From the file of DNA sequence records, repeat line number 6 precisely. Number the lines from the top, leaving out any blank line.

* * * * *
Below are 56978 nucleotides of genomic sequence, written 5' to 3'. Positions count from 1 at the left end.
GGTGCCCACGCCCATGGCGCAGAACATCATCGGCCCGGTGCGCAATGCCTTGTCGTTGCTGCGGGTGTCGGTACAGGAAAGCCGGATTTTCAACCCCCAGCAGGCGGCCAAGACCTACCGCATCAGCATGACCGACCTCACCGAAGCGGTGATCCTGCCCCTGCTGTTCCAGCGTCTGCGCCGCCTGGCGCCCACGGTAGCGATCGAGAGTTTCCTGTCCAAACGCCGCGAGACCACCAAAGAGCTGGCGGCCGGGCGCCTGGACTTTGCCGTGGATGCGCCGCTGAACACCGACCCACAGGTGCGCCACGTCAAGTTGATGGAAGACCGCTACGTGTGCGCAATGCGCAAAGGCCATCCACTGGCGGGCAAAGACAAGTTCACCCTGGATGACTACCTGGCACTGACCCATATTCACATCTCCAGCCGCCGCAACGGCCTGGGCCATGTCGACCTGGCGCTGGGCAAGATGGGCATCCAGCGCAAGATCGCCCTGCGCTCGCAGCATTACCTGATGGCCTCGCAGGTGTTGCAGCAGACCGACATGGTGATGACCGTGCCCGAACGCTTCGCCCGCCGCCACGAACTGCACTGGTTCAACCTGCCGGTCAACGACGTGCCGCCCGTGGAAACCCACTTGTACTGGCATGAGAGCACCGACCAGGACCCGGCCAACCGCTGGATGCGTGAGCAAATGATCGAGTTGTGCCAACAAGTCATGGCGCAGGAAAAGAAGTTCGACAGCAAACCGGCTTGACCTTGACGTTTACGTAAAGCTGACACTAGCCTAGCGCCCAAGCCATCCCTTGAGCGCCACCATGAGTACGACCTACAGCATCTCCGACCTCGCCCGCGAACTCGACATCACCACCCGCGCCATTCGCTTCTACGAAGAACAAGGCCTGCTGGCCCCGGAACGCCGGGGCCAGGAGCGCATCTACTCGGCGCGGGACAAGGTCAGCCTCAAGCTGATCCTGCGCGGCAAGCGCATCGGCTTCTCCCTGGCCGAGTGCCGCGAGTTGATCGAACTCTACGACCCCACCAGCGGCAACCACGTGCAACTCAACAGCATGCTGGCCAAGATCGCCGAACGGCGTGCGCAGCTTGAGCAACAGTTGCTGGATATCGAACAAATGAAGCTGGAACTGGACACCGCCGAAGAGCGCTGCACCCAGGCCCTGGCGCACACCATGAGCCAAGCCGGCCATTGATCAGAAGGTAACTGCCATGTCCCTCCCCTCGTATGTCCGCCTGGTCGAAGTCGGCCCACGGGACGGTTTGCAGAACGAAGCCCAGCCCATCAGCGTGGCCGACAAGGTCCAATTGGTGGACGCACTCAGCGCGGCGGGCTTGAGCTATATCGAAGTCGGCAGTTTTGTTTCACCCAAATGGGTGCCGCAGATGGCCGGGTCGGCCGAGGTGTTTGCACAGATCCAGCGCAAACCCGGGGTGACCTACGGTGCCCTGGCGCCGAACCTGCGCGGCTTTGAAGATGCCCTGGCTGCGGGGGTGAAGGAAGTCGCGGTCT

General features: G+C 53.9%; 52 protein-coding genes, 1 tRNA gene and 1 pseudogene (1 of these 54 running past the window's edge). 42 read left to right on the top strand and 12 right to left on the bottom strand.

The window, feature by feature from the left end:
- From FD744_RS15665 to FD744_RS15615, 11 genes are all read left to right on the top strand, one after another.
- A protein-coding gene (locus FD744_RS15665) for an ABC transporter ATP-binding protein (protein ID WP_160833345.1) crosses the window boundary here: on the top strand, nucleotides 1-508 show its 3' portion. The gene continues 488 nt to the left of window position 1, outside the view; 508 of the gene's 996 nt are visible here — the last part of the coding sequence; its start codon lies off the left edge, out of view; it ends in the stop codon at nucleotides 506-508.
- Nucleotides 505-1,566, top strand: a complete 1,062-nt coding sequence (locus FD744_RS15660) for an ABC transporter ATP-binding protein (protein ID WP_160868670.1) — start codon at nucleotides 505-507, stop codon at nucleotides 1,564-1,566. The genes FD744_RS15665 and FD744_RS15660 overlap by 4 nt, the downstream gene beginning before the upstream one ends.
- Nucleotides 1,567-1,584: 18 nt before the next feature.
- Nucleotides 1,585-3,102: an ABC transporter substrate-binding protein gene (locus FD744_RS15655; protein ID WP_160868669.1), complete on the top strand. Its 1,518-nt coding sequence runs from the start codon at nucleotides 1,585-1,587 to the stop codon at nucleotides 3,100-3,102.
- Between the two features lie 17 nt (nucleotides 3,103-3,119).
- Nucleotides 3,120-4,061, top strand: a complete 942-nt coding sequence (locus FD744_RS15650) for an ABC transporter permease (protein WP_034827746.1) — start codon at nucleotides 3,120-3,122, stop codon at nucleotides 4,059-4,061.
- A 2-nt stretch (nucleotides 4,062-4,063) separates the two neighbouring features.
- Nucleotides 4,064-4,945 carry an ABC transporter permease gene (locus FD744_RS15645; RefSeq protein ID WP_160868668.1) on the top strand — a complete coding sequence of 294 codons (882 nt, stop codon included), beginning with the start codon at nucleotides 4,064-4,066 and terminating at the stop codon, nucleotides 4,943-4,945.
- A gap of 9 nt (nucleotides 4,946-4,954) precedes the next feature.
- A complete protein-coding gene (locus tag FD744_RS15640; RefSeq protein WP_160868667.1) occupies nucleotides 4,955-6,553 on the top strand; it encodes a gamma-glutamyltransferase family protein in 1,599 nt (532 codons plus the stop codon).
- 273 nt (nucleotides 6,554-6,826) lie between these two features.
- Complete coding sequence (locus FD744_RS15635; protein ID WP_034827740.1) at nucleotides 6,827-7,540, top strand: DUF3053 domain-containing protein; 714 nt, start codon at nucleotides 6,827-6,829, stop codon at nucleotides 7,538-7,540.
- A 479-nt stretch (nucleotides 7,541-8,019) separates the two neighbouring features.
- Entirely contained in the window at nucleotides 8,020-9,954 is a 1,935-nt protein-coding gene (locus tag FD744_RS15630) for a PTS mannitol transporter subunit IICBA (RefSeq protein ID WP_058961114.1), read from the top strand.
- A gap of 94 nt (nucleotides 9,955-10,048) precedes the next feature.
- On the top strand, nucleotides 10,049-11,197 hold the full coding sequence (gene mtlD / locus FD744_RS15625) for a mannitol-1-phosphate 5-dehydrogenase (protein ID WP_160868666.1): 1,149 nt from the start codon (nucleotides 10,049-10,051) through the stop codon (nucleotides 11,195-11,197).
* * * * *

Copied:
- A protein-coding gene (locus FD744_RS15665) for an ABC transporter ATP-binding protein (protein ID WP_160833345.1) crosses the window boundary here: on the top strand, nucleotides 1-508 show its 3' portion. The gene continues 488 nt to the left of window position 1, outside the view; 508 of the gene's 996 nt are visible here — the last part of the coding sequence; its start codon lies off the left edge, out of view; it ends in the stop codon at nucleotides 506-508.